Whether he's embedding with Navy SEAL teams or filming on real-life U.S. warships, director Peter Berg goes all out to bring military adventure to the big screen. His latest salvo: the high-seas blockbuster “Battleship.”
Author SAM POLCER
FROM UNDERDOG BOXER in The Great White Hype to naive beefcake in The Last Seduction, Peter Berg has played his share of roles that demand a certain level of, shall we say, masculinity. But it’s from behind the camera that this one-time dockworker has exerted a distinctly macho influence on Hollywood. In the years since Berg made his directing debut—with the 1998 black comedy Very Bad Things—the only film he’s helmed that didn’t have flying bullets had long bombs (Friday Night Lights, whose spin-off TV series Berg also executive-produced). It’s safe to say that Love Actually 2 will not be a Peter Berg film.
Increasingly, this 48-year-old son of a naval historian has turned his focus to war movies, starting with 2007’s Middle East action-thriller The Kingdom and continuing through Lone Survivor, his upcoming adaptation of a true account of the Navy SEAL mission to capture or kill Taliban leader Ahmad Shah (a film for which Berg spent a month embedded with SEAL Team Five). Most recently, Berg has brought Battleship to the big screen: Based on the beloved board game, this $209 million action blockbuster comes loaded with more firepower than any one movie has a right to, including a formidable CGI alien armada, real U.S. Navy warships and Rihanna, in her feature-film debut. Play caught up with Berg to talk about everything from working with military vets to Taylor Kitsch’s soccer skills—and why contacting aliens might not be such a good idea after all.
Any snickering over Battleship‘s origins as a board game has likely been silenced by its $300 million-plus in ticket sales. Still, was there any initial skepticism about going ahead with the concept?
I knew Universal had made a deal with Hasbro, the toy company that makes Battleship, so there was definitely interest [on the studio side] in doing a film. And growing up as the son of a naval historian, I had been looking at doing some different Navy movies for a long time. I had a fun time making Hancock—going around the world with a big global film—so I wanted to try to do another one.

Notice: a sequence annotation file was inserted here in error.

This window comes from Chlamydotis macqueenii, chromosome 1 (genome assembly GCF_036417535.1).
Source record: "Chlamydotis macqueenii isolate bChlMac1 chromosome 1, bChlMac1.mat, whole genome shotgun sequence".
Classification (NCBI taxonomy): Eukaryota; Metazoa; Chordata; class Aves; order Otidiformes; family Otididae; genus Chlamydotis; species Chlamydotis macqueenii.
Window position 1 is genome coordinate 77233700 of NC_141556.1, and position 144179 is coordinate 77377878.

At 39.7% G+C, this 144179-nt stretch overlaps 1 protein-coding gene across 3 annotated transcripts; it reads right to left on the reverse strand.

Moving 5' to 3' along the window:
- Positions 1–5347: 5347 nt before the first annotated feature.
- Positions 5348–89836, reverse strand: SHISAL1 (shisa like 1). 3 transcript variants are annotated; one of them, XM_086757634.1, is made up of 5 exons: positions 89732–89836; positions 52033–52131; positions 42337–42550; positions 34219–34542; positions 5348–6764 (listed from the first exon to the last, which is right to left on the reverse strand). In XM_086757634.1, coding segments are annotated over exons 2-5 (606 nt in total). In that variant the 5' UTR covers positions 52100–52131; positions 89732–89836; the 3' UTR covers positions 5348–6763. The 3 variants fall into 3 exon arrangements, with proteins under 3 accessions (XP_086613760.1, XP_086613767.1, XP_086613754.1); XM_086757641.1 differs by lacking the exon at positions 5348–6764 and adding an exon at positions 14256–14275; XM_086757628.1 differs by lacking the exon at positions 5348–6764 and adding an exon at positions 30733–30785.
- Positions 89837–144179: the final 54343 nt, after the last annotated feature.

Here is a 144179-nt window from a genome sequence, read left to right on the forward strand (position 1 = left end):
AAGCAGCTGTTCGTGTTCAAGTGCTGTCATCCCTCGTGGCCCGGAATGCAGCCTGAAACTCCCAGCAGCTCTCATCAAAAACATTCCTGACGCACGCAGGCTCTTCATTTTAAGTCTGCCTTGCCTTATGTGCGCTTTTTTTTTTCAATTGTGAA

So, how does one turn a board game into a blockbuster?
Obviously, the game Battleship itself is pretty sparse in terms of film ideas. So everything had to be completely invented. We had no road map. There was no book, there was no comic—there was just an abstract game. It became a fun creative challenge for all of us to try to bring it to life.
And along the way, aliens got added to the mix. What was the thinking there?
I was trying to make a summer film, something that felt fun and adventurous. The idea of making an intense drama, with realistic naval warfare, where thousands of people are killed, felt like a different movie than what we were trying to do. And right around the time that we were writing the script, Stephen Hawking had this really great documentary on aliens. He talked about what are called “Goldilocks planets” [meaning they're potentially habitable] and our attempts to communicate with them—and he came out and said that it’s a horrible idea! If these planets exist, we should leave them alone, he said, because if aliens do come we are not going to get along with them. That gave me the idea to bring aliens into the film.
You did some of your filming in Pearl Harbor. They don’t let just anyone in there, you know.